Dissecting a Java class definition

In the context of runtime-class, a class definition is a series of arguments that can (or must) be passed to either define-java-class or jnew-runtime-class. They are detailed below.

  • class-name - mandatory argument. A string that must be a valid Java class name according to the Java Language Specification, specifying the name of the defined class.
  • superclass - keyword argument; defaults to "java.lang.Object". A string that must be a valid Java class name according to the Java Language Specification, specifying the superclass of the class being defined.
  • interfaces - keyword argument. A (possibly empty) list of strings naming Java interfaces to be implemented by the defined class.
  • methods - keyword argument. A (possibly empty) list of method definitions (see the appropriate section below).
  • fields - keyword argument. A (possibly empty) list of field definitions (see the appropriate section below).
  • access-flags - keyword argument; defaults to (:public). A (possibly empty) list of access flags as accepted by the Java class file writer, which will be applied to the defined class.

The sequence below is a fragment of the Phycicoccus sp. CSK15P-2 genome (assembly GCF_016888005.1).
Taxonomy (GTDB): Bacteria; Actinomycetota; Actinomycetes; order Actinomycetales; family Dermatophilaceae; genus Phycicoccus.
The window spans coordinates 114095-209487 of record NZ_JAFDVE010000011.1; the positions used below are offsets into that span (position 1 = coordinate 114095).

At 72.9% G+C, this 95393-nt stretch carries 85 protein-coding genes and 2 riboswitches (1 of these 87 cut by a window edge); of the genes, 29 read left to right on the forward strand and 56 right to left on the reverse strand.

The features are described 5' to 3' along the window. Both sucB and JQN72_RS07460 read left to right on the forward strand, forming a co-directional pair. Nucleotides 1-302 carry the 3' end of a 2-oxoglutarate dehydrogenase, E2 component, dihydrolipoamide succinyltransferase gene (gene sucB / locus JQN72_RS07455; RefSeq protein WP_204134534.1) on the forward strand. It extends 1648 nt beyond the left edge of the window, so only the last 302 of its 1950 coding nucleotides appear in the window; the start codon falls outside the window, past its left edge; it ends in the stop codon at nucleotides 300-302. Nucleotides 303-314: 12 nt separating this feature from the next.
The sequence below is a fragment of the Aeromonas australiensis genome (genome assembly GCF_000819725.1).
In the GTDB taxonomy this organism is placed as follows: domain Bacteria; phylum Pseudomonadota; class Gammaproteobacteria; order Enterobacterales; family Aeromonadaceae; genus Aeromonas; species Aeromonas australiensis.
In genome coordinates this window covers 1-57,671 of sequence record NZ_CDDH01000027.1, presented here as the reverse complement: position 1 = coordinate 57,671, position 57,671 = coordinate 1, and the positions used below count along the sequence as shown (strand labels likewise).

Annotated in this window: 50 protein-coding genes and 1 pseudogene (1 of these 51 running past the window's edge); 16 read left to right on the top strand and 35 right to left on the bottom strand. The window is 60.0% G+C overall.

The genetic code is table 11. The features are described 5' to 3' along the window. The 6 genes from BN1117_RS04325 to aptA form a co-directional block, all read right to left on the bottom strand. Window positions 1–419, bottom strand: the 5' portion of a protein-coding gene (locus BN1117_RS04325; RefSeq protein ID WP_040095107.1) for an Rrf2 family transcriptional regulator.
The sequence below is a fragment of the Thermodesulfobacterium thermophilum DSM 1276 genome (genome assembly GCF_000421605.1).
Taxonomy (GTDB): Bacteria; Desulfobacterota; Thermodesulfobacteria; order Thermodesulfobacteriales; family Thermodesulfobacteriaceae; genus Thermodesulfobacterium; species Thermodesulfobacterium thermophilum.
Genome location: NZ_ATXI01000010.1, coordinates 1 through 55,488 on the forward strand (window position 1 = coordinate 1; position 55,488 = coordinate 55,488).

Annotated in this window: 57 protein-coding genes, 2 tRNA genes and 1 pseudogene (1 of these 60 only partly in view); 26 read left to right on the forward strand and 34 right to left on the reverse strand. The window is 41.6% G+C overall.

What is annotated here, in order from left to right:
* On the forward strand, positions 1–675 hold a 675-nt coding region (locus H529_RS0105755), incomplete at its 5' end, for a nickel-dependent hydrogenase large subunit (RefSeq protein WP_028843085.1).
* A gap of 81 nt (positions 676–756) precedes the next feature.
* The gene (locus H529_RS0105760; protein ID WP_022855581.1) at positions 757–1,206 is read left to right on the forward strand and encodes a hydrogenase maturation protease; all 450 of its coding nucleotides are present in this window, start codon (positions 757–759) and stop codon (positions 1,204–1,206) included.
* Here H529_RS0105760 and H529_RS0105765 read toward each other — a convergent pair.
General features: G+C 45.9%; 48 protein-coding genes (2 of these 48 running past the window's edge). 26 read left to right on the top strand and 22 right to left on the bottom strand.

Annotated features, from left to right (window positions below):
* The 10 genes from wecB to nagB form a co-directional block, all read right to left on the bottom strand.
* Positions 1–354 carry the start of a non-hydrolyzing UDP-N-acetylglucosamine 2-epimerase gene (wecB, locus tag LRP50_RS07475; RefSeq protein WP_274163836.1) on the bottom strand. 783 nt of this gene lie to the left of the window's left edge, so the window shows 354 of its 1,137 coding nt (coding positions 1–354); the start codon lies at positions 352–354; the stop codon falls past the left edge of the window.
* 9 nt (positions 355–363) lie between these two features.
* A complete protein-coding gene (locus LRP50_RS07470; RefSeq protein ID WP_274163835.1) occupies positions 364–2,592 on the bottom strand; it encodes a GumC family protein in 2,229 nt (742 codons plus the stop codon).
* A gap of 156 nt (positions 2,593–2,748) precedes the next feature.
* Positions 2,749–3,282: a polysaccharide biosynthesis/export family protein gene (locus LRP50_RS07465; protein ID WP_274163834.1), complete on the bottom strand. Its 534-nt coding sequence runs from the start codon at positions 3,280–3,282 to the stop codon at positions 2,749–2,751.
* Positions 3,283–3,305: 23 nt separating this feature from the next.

• annotations - keyword argument. A (possibly empty) list of annotation definitions (see the appropriate section below) to be applied to the defined class.

Method definitions

Arguably, the most important feature of runtime-class is to define Java methods in Lisp. Each method is implemented as a call to a pre-existing Lisp function, with the necessary conversions for arguments and return values. Contrarily to the old implementation of runtime-class, no API is specified to replace method implementations at runtime; instead, you can leverage the usual mechanism of passing a symbol as a function designator and later replacing its symbol-function.

A method definition is a list in the following form:

(method-name return-type argument-types function &key modifiers annotations override)

  • method-name is self-explicative.
  • return-type - the Java type designator (including :void) for the return type of the method. Note: currently many primitive types are not supported.
  • argument-types - a list of Java type designators for the argument types of the method. Note: currently many primitive types are not supported.
  • function - a Lisp function designator. The function must have (1+ (length argument-types)) parameters: the first is the receiving object (what would be the this reference in Java), the others are the method arguments, opportunely converted to Lisp values. In the body of the function, you can call other methods on the same object with the usual jcall operator. Note: the calling convention for functions with > 8 arguments is currently not supported.
  • modifiers - a list of modifier keywords for the method. The default is (:public).